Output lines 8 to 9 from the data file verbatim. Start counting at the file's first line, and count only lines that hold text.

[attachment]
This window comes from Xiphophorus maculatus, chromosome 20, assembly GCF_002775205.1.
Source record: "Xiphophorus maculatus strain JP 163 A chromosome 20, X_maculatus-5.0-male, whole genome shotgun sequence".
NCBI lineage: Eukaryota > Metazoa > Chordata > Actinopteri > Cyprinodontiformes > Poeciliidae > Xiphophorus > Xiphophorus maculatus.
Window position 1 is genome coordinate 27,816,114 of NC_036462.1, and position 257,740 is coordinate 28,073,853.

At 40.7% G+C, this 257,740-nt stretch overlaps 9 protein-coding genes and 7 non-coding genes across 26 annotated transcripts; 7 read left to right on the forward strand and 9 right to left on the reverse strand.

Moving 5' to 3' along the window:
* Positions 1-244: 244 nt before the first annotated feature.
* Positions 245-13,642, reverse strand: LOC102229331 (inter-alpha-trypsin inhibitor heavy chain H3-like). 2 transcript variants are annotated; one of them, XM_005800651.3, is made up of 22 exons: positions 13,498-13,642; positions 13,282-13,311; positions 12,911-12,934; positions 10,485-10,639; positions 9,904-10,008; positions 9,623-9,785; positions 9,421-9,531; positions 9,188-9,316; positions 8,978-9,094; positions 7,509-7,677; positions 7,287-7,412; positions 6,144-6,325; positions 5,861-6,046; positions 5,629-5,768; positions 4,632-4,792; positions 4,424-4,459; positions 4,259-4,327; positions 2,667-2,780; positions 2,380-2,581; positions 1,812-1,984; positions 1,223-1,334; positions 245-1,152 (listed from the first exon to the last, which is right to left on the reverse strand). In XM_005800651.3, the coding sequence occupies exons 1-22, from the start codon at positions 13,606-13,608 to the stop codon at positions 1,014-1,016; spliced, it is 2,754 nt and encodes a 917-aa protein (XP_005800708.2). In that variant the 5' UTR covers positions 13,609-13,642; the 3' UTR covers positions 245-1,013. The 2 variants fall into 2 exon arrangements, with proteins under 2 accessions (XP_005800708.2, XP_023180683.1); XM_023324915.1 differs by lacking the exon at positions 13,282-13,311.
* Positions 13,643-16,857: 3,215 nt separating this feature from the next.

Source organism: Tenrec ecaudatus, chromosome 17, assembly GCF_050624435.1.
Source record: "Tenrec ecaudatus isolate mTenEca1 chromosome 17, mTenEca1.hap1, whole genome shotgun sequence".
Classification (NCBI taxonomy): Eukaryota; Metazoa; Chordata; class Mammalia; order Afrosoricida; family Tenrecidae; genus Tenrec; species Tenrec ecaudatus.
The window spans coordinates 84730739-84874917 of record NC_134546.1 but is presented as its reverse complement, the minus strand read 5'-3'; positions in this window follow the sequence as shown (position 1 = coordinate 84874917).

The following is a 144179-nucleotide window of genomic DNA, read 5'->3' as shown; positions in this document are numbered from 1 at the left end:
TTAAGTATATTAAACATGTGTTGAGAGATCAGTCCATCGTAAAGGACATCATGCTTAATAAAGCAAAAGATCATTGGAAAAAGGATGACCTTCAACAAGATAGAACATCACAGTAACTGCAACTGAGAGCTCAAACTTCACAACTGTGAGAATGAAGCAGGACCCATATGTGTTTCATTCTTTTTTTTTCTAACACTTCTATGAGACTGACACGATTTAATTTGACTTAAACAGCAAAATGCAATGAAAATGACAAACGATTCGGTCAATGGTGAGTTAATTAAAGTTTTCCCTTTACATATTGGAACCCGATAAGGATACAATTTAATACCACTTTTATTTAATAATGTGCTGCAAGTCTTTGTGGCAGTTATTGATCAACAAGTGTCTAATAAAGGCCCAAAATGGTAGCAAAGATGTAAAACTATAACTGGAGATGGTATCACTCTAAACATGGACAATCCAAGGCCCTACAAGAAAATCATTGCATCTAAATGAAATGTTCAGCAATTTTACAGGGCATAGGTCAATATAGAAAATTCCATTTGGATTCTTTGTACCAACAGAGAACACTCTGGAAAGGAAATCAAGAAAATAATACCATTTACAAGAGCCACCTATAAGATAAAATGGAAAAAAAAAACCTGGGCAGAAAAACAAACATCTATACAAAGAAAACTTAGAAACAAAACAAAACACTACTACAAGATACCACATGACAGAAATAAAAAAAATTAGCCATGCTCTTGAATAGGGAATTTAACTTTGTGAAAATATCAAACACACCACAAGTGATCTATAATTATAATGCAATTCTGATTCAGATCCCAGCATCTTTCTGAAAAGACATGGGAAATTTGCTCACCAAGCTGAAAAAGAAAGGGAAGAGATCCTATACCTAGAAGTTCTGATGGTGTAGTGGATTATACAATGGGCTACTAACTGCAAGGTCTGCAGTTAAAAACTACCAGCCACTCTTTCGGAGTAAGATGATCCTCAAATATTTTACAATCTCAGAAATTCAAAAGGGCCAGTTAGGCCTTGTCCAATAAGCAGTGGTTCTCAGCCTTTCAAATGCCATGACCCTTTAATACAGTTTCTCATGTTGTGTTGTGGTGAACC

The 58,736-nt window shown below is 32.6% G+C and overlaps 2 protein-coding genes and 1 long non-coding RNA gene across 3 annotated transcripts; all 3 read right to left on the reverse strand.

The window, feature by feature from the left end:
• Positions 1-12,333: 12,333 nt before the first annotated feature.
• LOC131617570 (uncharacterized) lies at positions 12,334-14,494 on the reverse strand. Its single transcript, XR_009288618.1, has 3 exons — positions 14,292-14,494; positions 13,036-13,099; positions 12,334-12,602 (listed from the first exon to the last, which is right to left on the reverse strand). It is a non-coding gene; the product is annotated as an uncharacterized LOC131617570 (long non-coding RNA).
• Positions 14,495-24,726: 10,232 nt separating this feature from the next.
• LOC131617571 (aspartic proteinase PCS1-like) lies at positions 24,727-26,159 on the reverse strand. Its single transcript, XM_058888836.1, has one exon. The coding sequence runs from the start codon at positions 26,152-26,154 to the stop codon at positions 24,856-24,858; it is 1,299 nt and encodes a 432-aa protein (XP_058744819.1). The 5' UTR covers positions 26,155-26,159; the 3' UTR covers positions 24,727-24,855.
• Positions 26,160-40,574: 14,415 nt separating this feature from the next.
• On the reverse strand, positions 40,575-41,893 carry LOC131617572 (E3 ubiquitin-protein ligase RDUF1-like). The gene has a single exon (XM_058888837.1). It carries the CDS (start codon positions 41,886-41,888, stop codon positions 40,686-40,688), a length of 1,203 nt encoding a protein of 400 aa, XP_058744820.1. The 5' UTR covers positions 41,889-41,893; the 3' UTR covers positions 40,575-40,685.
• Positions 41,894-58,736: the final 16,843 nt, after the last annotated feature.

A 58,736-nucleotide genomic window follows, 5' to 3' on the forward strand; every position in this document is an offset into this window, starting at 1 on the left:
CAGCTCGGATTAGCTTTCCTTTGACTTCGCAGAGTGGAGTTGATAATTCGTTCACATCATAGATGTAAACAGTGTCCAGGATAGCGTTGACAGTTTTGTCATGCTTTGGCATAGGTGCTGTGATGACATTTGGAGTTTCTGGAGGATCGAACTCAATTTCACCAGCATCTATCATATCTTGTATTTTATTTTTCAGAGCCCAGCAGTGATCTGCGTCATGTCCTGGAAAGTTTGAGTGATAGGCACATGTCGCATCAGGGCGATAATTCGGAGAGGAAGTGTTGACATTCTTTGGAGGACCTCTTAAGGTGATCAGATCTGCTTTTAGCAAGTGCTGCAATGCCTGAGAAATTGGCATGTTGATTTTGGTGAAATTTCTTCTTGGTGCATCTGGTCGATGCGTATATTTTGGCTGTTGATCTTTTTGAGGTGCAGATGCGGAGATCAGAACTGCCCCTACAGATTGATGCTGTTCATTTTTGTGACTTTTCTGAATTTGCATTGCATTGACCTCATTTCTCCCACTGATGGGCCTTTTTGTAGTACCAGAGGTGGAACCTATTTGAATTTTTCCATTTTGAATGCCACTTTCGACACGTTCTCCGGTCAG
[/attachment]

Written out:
* Positions 245-13,642, reverse strand: LOC102229331 (inter-alpha-trypsin inhibitor heavy chain H3-like). 2 transcript variants are annotated; one of them, XM_005800651.3, is made up of 22 exons: positions 13,498-13,642; positions 13,282-13,311; positions 12,911-12,934; positions 10,485-10,639; positions 9,904-10,008; positions 9,623-9,785; positions 9,421-9,531; positions 9,188-9,316; positions 8,978-9,094; positions 7,509-7,677; positions 7,287-7,412; positions 6,144-6,325; positions 5,861-6,046; positions 5,629-5,768; positions 4,632-4,792; positions 4,424-4,459; positions 4,259-4,327; positions 2,667-2,780; positions 2,380-2,581; positions 1,812-1,984; positions 1,223-1,334; positions 245-1,152 (listed from the first exon to the last, which is right to left on the reverse strand). In XM_005800651.3, the coding sequence occupies exons 1-22, from the start codon at positions 13,606-13,608 to the stop codon at positions 1,014-1,016; spliced, it is 2,754 nt and encodes a 917-aa protein (XP_005800708.2). In that variant the 5' UTR covers positions 13,609-13,642; the 3' UTR covers positions 245-1,013. The 2 variants fall into 2 exon arrangements, with proteins under 2 accessions (XP_005800708.2, XP_023180683.1); XM_023324915.1 differs by lacking the exon at positions 13,282-13,311.
* Positions 13,643-16,857: 3,215 nt separating this feature from the next.